TNM

TNM stands for tumour, nodes, metastasis. TNM staging describes:

  • the size of the primary tumour
  • the number and location of any regional lymph nodes that have cancer cells in them
  • whether the cancer has spread or metastasized to another part of the body

Primary tumour (T)

TX

Primary tumour cannot be assessed

T0

No evidence of primary tumour

T1

Tumour invades the lamina propria or submucosa and is no more than 1 cm (0.4 inch) in size.

T2

Tumour invades the muscularis propria or is greater than 1 cm in size.

T3

Tumour in the jejunum or ileum invades the subserosa.

Tumour in the duodenum invades the pancreas or retroperitoneum (back of the abdominal cavity).

T4

Tumour perforates the visceral peritoneum (serosa) or invades other organs or nearby (adjacent) tissues.

Regional lymph nodes (N)

NX

Regional lymph nodes cannot be assessed

N0

No regional lymph node metastasis

N1

Regional lymph node metastasis

Distant metastasis (M)

M0

No distant metastasis

M1

Distant metastasis

Stage grouping for neuroendocrine tumours of the small intestine

The UICC further groups the TNM data into the stages listed in the table below.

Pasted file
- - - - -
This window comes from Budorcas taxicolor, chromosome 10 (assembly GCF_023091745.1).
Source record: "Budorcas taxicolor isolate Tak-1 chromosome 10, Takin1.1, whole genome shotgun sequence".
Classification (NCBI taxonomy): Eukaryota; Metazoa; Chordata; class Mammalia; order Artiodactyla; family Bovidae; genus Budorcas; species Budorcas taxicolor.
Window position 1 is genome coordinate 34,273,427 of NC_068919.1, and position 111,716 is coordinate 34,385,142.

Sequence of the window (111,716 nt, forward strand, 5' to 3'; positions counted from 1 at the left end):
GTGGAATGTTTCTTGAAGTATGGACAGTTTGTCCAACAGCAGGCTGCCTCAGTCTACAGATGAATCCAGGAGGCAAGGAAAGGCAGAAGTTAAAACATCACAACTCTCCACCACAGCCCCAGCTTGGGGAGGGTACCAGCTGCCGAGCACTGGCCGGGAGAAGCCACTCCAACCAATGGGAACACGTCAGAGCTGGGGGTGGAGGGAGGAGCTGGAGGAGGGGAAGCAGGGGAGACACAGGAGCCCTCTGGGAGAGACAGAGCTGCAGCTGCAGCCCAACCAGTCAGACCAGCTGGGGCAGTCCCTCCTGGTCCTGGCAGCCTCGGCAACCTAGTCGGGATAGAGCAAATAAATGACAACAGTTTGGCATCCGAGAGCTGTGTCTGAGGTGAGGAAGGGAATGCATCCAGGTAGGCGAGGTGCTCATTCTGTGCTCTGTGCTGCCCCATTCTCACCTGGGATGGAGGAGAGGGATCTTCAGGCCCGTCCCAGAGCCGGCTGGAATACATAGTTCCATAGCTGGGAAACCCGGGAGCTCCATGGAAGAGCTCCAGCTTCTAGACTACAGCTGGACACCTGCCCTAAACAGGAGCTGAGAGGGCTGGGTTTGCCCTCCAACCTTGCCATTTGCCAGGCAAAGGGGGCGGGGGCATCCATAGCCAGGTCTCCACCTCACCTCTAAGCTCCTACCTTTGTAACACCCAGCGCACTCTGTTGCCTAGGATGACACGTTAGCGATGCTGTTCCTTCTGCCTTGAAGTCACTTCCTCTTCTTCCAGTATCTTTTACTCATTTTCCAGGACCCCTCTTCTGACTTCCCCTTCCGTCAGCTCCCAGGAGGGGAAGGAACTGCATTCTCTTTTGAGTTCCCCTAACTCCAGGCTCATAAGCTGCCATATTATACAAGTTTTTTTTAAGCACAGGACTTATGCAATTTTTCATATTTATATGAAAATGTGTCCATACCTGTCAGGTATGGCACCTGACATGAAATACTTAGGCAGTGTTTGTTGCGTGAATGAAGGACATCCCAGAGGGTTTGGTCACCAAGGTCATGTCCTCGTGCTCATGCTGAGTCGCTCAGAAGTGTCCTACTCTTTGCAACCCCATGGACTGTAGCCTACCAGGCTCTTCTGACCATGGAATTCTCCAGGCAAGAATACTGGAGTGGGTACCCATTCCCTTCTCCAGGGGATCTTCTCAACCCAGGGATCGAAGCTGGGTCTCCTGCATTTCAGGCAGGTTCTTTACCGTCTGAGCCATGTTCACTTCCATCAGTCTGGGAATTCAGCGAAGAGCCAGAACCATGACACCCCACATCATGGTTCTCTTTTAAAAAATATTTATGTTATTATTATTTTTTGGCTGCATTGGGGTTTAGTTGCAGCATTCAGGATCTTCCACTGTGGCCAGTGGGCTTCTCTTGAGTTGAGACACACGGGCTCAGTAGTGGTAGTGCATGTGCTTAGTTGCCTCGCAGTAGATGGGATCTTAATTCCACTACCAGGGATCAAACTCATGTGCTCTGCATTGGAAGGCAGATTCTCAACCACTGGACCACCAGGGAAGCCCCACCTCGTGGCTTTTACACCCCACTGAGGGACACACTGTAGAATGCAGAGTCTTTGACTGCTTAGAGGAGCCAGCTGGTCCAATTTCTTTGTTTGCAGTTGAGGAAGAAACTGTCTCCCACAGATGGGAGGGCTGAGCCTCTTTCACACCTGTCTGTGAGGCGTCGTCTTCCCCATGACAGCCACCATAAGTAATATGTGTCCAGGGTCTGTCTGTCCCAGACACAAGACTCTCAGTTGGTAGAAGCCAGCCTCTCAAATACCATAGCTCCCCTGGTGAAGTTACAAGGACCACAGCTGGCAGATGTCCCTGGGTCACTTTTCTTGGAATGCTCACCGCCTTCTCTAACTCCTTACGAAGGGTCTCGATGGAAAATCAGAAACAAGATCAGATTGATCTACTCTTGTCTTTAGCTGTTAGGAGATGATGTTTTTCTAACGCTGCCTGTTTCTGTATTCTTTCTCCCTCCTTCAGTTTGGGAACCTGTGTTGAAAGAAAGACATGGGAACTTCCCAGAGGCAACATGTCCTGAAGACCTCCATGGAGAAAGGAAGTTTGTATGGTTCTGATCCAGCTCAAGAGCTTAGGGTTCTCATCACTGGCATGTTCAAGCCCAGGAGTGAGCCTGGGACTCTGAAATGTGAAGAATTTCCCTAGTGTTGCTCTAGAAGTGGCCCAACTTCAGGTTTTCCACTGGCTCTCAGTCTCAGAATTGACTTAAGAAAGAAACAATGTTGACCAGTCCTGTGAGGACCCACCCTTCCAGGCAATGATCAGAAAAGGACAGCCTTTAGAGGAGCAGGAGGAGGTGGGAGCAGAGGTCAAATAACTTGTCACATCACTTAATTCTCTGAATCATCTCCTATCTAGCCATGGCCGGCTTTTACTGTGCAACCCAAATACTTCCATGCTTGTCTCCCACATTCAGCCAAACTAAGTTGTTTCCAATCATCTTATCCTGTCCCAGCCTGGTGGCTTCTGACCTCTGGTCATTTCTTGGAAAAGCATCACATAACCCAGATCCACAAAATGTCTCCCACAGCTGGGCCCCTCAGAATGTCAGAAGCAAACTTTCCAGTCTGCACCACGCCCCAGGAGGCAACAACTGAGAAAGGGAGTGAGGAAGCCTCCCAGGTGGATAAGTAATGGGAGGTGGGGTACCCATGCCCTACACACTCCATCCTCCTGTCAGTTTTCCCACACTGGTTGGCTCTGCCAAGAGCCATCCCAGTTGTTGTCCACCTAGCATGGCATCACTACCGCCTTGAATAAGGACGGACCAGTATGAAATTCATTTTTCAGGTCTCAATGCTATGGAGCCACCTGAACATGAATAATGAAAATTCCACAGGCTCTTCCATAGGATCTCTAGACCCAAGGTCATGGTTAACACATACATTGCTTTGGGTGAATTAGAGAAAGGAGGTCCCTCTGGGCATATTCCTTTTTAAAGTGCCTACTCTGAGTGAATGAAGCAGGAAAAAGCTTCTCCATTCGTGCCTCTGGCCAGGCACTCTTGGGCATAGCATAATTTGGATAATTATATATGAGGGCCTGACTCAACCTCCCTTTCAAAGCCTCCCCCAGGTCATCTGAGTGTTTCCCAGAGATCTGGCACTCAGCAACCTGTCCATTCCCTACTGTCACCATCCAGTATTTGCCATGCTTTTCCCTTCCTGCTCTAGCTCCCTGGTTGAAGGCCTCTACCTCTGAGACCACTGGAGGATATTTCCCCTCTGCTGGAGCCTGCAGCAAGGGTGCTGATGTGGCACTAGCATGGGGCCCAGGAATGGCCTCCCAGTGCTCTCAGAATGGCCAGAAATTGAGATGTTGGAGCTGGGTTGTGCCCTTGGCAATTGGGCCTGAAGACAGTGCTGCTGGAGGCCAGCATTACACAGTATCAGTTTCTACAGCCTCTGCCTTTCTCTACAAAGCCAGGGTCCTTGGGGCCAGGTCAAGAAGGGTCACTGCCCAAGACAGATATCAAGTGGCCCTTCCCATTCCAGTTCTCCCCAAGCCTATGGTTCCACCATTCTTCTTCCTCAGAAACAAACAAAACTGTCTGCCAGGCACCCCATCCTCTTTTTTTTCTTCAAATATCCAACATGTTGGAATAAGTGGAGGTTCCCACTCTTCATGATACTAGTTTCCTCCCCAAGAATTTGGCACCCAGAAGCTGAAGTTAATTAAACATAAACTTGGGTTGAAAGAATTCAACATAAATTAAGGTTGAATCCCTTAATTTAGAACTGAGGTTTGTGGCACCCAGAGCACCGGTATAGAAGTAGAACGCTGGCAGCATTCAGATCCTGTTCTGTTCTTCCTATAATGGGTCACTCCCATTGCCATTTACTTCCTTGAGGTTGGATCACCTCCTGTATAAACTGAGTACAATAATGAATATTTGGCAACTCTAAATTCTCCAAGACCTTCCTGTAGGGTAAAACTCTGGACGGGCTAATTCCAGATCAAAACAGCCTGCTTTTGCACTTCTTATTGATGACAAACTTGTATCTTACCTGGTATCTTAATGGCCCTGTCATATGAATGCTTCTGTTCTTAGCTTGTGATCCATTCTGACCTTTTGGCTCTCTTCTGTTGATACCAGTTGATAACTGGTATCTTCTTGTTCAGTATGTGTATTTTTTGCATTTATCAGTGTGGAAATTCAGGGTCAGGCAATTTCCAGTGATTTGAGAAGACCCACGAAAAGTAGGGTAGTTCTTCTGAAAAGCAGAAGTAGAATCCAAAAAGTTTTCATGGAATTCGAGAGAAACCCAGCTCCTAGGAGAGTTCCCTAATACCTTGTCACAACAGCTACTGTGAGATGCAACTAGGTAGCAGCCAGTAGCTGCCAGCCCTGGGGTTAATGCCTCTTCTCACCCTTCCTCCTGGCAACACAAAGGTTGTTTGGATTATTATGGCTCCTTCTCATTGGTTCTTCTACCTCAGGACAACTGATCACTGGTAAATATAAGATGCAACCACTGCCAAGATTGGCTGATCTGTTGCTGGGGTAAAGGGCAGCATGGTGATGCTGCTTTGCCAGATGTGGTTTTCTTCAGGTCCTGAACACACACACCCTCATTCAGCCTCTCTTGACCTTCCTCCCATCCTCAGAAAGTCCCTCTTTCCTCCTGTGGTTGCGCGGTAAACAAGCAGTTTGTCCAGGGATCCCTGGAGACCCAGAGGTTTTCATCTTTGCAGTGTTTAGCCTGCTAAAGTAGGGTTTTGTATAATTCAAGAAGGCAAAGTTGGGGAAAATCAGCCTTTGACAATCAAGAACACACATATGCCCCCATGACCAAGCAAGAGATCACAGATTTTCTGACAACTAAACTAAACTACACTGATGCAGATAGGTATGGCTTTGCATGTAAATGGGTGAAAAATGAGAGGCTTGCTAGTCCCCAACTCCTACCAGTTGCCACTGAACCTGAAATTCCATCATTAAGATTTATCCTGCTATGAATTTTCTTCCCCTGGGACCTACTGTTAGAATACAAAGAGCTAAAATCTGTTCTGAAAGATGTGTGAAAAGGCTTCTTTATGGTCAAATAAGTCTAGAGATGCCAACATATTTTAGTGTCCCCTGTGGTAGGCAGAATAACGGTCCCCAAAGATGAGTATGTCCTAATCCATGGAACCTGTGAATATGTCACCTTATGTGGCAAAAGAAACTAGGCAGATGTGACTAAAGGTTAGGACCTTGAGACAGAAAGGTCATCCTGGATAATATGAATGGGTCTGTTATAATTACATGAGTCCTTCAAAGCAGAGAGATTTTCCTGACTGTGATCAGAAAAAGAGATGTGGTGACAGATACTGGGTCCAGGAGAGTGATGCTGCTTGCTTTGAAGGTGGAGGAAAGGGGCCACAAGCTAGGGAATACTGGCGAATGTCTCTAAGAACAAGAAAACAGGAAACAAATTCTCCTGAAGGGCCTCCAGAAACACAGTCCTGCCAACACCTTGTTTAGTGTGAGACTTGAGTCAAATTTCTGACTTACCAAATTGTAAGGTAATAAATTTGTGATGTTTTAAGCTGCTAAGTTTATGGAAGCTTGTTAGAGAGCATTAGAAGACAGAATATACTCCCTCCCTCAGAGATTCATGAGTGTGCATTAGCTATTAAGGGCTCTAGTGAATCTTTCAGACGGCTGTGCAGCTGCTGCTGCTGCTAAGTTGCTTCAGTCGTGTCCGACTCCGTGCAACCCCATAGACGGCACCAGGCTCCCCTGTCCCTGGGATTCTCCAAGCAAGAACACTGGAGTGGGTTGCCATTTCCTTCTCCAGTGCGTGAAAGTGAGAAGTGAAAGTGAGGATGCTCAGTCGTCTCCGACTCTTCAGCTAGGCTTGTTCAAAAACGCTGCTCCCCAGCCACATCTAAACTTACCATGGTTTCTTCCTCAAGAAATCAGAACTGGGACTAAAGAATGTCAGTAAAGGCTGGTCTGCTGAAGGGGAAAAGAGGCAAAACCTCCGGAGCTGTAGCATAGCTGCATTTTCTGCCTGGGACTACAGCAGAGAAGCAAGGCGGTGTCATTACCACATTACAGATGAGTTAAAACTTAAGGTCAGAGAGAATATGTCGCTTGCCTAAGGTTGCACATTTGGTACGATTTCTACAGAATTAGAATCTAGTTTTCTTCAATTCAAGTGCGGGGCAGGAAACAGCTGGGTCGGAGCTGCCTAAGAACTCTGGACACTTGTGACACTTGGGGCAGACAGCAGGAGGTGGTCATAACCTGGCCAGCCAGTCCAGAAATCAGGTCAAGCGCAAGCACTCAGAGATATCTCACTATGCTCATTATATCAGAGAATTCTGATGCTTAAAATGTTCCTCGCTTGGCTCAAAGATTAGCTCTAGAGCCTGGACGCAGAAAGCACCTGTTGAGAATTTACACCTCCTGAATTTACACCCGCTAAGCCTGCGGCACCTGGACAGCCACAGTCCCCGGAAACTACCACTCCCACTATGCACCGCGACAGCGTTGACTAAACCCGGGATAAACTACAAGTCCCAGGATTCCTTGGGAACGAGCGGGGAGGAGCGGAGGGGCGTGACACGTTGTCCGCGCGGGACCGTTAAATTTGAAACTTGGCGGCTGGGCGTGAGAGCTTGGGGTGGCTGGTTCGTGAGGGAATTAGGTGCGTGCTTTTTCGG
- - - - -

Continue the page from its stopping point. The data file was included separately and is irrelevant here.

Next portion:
UICC staging – small intestine neuroendocrine cancer

UICC stage

TNM

Explanation

stage I

T1

N0

M0

The tumour has grown into the lamina propria or the submucosa and is 1 cm or less in size.

It has not spread to nearby lymph nodes or distant parts of the body.

stage IIA

T2

N0

M0

The tumour has grown into the muscularis propria or is greater than 1 cm in size.

It has not spread to nearby lymph nodes or distant parts of the body.

stage IIB

T3

N0

M0

Tumours in the jejunum or ileum have grown into the subserosa. Tumours in the duodenum have grown into the pancreas or retroperitoneum (back of the abdominal cavity).

It has not spread to nearby lymph nodes or distant parts of the body.

stage IIIA

T4

N0

M0

The tumour has perforated the serosa of the small intestine or has spread to nearby organs or structures.

It has not spread to nearby lymph nodes or distant parts of the body.

stage IIIB

any T

N1

M0

The tumour is any size and has spread to nearby lymph nodes.

It has not spread to distant parts of the body.

stage IV

any T

any N

M1

The tumour is any size and may or may not have spread to nearby lymph nodes.

It has spread to distant parts of the body.

Recurrent small intestinal neuroendocrine cancer

Recurrent small intestinal neuroendocrine cancer means that the cancer has come back after it has been treated. It may recur in the same location as the original cancer or it may recur in another part of the body (metastatic neuroendocrine cancer).

Back to top

Stories

Researcher Dr John Bell Fighting cancer with designer viruses

Read more

Volunteers provide comfort and kindness

Illustration of volunteers

Thousands of Canadian Cancer Society volunteers work in regional cancer centres, lodges and community hospitals to support people receiving treatment.

Learn more